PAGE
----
The exhibition explores the theme of fear and love as two polar opposites of human behaviour. On one side are human fears that prevent us from being who we are, from following our desires and dreams. At the other is love that can help us overcome these fears, attain personal fulfilment, and be worthy of (self-) respect.

Our study covers various aspects of human fear: fear of death, loneliness, otherness and the unknown; fear of something unfortunate happening to us or our family; social fears, like fear of failure to belong, to abide by social norms, to succeed; and a particularly interesting phenomenon called fear of love (philophobia).

Putting on love above all is not such a simple and easy choice, though. According to Erich Fromm, the modern individual has lost this ability, having turned into an automaton: well fed, well clad, yet without self, without any except the most superficial contact with his fellow men (Erich Fromm, The Art of Loving). Choosing love as the only sensible and satisfactory answer to the question about the meaning of human existence is a matter of personal choice. Regardless of the fact that social fears reigning over people of the modern age are making this choice more and more difficult.

The exhibition features works by seven contemporary Bulgarian and foreign artists and a poet, offering varying perspectives on the issue. The art works include paintings, sculptural objects, assemblages, video and drawings. The curator’s selection aims to build a temporary visual space out of ideas and messages meant to offer viewers food for thought and enlighten them.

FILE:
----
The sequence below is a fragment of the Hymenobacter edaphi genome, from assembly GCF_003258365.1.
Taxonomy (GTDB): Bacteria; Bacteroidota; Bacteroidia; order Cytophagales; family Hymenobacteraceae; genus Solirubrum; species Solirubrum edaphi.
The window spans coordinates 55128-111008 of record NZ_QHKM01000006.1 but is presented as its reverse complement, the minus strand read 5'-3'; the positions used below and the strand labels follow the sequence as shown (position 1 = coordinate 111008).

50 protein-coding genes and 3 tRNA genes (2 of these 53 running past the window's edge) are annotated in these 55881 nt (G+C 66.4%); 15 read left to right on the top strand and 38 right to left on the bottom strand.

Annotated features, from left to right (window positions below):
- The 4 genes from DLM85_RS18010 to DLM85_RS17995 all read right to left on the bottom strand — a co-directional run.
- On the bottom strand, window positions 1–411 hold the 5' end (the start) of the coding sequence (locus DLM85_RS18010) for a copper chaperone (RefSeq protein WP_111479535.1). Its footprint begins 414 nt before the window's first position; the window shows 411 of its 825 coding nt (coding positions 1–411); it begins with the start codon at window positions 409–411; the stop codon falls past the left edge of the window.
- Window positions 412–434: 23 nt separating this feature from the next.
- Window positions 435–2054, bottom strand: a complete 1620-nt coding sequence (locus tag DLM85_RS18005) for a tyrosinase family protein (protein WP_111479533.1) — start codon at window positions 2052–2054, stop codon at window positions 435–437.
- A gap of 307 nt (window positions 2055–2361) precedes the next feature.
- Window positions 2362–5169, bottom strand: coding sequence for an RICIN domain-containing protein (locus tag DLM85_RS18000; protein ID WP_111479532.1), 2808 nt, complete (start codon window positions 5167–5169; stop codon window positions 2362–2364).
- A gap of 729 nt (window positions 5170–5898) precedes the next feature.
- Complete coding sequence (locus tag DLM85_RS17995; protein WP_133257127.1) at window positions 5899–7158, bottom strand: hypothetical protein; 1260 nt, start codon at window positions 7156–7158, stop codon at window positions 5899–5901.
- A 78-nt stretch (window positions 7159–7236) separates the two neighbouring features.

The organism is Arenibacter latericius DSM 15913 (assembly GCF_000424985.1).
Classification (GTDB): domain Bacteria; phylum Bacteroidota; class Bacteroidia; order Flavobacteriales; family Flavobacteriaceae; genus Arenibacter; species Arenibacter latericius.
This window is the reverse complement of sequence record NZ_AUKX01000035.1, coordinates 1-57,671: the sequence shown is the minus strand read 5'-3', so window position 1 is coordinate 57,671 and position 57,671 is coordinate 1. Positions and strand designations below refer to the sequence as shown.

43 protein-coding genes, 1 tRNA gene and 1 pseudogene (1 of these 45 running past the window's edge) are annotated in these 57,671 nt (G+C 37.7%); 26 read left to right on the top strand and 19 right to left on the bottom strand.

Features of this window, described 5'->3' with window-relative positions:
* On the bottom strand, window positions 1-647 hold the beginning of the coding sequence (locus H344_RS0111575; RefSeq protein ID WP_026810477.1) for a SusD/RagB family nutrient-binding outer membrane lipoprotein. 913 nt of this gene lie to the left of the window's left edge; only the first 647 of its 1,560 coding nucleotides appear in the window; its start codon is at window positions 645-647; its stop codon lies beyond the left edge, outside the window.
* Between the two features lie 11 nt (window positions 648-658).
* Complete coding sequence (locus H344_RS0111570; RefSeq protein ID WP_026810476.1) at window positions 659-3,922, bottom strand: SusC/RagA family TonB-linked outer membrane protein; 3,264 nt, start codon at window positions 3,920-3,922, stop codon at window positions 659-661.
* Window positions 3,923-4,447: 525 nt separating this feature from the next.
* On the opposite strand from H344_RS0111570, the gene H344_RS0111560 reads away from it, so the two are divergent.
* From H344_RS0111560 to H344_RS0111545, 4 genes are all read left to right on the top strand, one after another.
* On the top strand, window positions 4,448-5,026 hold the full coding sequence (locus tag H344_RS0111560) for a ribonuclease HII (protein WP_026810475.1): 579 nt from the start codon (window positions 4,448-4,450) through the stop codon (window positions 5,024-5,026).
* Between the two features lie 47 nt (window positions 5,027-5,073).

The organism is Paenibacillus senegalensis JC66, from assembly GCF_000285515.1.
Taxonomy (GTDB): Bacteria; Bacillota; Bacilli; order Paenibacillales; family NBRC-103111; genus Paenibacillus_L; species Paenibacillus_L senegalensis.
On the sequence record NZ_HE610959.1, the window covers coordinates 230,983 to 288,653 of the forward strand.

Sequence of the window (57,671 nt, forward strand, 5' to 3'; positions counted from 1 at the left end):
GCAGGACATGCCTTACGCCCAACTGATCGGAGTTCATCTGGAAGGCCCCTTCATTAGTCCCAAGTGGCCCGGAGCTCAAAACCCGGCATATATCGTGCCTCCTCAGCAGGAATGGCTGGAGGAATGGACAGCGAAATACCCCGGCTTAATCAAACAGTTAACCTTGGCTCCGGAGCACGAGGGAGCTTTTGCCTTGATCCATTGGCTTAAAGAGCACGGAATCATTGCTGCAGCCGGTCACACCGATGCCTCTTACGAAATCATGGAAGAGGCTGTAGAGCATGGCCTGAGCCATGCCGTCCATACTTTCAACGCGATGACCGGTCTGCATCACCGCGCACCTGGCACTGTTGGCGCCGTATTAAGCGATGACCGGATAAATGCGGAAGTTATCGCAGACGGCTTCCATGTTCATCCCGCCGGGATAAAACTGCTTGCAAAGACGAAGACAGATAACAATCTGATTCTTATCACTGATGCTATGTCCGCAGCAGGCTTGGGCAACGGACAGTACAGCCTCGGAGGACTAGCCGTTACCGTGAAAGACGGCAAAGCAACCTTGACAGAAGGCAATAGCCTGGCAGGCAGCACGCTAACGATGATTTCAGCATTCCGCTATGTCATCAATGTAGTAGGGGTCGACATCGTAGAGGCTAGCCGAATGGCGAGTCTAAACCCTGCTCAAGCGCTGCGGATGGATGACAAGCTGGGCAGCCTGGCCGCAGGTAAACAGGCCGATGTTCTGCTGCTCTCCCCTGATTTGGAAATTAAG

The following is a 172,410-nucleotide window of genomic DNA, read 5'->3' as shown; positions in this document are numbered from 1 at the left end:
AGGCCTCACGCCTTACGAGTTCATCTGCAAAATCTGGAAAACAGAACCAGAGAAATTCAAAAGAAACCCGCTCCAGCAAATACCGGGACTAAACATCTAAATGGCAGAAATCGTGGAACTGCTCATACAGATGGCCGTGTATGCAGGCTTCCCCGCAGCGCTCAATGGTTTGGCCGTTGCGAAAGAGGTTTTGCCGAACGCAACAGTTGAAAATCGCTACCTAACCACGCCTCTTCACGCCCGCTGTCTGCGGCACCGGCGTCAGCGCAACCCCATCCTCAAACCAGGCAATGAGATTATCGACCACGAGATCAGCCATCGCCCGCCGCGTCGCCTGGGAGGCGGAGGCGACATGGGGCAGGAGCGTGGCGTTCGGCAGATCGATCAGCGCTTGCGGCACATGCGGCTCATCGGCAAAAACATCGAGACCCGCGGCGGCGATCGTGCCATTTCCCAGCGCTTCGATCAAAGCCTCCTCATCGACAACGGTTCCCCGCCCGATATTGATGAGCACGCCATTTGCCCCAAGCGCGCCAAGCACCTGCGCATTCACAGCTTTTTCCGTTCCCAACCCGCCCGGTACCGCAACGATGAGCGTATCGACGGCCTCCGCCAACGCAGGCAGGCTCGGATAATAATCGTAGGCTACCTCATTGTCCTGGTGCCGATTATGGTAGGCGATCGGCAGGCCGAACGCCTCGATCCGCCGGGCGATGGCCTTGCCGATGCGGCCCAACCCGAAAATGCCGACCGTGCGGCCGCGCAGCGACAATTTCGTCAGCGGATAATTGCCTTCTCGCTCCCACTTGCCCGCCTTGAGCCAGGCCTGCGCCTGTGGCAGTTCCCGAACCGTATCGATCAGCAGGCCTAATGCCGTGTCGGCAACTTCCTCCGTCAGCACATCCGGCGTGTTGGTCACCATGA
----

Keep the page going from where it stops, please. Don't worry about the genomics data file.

The space chosen to put up the exhibit has a lot to do with the choice of its theme. The gallery, named after Vaska Emanuilova, has a collection of notable sculptures showcasing the renowned artist’s legacy. They provide a reference point, inspiring us to turn to the eternal theme of human feelings and consider it in the light of the modern age.

Curator: Galina Dimitrova-Dimova

Featured artists: Ariel Reichman, Venelin Shurelov, Vikenti Komitski, Denitsa Milusheva, Elena Bellantoni, Elena Nazarova, Harita Asumani

The exhibition is supported by the Singer-Zahariev Foundation